Ok, so what we often call a gyrator is not technically a gyrator. This page is named after the circuit popularly referred to as a gyrator, not an actual gyrator.
I’m developing a little PCB for a simple gyrator circuit to be used in an upcoming integrated preamp project (2nd stage of phono circuit: needs gain and low enough output impedance to drive a volume pot). The thing that’s most intriguing to me at this point is how a gyrator lets you set an anode voltage rather than anode current (but still maintains a high impedance for AC). On paper, this looks more flexible in rolling compatible pinout tubes than setting a current. And what the heck, it’s a new circuit to try!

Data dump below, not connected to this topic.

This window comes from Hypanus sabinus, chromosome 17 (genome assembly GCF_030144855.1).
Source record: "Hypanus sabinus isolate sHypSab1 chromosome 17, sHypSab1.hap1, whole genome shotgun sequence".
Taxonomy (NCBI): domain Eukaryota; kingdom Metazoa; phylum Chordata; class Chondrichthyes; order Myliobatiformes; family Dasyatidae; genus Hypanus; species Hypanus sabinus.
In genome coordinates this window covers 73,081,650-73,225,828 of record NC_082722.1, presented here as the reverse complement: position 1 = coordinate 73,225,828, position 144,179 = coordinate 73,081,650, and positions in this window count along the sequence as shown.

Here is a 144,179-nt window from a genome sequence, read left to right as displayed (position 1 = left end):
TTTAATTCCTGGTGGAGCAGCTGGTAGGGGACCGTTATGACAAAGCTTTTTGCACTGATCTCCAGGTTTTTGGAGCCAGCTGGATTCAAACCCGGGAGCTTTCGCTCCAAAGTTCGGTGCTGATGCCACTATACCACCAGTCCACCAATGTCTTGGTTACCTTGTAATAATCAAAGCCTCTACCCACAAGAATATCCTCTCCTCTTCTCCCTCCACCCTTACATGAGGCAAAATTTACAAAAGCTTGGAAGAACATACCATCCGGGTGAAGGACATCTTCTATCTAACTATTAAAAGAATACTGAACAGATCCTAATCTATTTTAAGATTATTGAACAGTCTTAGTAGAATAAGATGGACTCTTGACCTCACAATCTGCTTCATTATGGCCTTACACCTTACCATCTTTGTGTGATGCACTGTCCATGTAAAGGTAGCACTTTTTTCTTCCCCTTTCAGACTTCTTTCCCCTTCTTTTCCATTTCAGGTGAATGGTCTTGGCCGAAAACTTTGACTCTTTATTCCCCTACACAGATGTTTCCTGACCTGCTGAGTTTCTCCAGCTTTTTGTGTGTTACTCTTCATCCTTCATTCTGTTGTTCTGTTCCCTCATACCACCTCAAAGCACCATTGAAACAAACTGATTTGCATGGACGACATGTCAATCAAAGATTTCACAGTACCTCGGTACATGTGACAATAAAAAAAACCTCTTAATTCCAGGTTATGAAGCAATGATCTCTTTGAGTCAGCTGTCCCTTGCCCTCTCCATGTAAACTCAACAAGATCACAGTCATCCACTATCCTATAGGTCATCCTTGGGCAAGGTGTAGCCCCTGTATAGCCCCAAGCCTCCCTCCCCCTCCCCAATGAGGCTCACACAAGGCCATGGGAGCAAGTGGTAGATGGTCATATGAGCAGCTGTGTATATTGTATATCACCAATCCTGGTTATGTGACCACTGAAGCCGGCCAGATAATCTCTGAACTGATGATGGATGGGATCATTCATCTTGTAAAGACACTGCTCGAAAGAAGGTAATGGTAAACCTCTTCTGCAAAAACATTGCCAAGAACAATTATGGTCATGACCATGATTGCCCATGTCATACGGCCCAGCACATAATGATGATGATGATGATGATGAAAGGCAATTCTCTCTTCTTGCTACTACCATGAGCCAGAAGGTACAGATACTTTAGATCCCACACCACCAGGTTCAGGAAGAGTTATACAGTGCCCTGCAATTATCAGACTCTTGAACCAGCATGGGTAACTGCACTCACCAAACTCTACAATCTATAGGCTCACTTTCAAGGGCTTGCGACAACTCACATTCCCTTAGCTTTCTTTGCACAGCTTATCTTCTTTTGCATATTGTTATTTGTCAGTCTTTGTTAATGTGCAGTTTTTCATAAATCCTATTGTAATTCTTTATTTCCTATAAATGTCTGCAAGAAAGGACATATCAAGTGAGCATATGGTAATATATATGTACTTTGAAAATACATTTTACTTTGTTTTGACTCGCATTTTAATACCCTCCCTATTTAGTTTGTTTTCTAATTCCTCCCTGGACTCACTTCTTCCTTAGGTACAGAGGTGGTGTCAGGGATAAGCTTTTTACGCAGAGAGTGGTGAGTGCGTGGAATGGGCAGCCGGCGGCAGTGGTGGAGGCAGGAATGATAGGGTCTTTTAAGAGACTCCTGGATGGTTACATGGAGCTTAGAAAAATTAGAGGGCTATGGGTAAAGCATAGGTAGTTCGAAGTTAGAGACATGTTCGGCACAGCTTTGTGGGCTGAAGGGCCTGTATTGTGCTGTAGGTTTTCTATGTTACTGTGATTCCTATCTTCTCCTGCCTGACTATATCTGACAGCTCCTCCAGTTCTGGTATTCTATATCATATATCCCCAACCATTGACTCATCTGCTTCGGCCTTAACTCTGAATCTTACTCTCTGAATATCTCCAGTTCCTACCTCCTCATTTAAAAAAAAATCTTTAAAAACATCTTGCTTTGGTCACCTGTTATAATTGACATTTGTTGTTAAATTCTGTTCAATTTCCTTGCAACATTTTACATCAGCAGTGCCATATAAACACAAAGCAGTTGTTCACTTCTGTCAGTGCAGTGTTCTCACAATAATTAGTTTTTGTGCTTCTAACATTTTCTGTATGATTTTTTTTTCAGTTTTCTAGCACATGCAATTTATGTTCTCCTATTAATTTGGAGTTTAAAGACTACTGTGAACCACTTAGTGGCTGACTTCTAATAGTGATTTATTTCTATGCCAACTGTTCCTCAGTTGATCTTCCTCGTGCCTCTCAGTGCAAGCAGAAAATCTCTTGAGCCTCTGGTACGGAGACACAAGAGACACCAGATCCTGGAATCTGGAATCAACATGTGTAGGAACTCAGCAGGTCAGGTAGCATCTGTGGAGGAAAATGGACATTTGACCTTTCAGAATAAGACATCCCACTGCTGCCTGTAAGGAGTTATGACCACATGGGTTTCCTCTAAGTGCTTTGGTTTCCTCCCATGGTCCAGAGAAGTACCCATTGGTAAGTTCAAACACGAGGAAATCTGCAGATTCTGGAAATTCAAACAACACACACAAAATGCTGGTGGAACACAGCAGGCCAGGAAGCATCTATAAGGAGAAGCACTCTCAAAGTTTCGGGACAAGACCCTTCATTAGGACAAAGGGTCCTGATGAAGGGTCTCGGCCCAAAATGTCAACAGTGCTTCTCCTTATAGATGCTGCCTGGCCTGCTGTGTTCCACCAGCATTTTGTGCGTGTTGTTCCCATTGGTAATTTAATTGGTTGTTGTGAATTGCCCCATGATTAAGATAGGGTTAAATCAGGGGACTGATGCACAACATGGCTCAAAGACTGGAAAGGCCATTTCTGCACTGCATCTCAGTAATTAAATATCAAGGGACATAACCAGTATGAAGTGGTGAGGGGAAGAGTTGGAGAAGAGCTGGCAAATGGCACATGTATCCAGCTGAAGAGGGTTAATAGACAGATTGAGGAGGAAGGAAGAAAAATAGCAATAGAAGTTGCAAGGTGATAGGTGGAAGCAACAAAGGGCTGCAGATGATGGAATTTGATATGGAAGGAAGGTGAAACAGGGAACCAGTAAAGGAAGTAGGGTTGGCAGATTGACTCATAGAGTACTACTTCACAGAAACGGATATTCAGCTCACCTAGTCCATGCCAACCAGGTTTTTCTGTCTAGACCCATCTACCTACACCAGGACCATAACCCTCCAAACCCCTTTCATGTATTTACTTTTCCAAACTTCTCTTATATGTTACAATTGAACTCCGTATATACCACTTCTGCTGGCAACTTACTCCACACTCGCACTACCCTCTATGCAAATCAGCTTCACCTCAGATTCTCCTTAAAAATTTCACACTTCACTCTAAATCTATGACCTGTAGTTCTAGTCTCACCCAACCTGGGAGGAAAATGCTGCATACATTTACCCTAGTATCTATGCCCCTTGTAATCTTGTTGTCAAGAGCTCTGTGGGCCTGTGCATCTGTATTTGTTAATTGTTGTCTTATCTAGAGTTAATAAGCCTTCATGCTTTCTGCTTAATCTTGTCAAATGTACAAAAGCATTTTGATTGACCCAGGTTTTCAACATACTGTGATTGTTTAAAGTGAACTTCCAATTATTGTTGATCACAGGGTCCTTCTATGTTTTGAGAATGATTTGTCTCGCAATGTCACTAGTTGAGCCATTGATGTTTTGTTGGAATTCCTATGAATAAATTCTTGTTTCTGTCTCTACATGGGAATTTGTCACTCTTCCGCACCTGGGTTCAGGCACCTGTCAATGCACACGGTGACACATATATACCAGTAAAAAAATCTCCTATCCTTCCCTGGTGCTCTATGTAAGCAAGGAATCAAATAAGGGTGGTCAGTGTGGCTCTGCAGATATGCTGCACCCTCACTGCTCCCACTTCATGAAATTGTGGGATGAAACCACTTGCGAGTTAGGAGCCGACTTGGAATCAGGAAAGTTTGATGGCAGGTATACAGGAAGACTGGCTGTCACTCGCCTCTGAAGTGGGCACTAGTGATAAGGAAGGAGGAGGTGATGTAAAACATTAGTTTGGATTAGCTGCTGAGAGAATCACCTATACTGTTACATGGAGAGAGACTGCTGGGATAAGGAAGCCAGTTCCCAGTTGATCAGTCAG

Student “D” sent me some pictures of his Mighty Cacahuate project with a twist and it’s too unique not to share. D developed a PCB for his build and mounted all the amplifier parts to a top plate as would usually be done. Instead of a boring wooden box, D dropped this into a boombox enclosure for all-in-one listening. I love to see the creative use of a basic schematic I posted here on my little website.
We initially troubleshooted some wiring over email, mostly due to my omission of the details of heater wiring and pin numbers on the original schematic. Once sorted though, D says the amp started playing and sounding great without a hitch.
It was an amazing feeling the first time they powered on.
Careful there, D, that feeling is habit forming!
Update on the mono-blocks: left channel is done and right channel is coming together quickly. Write-up for the project is also underway. Looking forward to playing in stereo!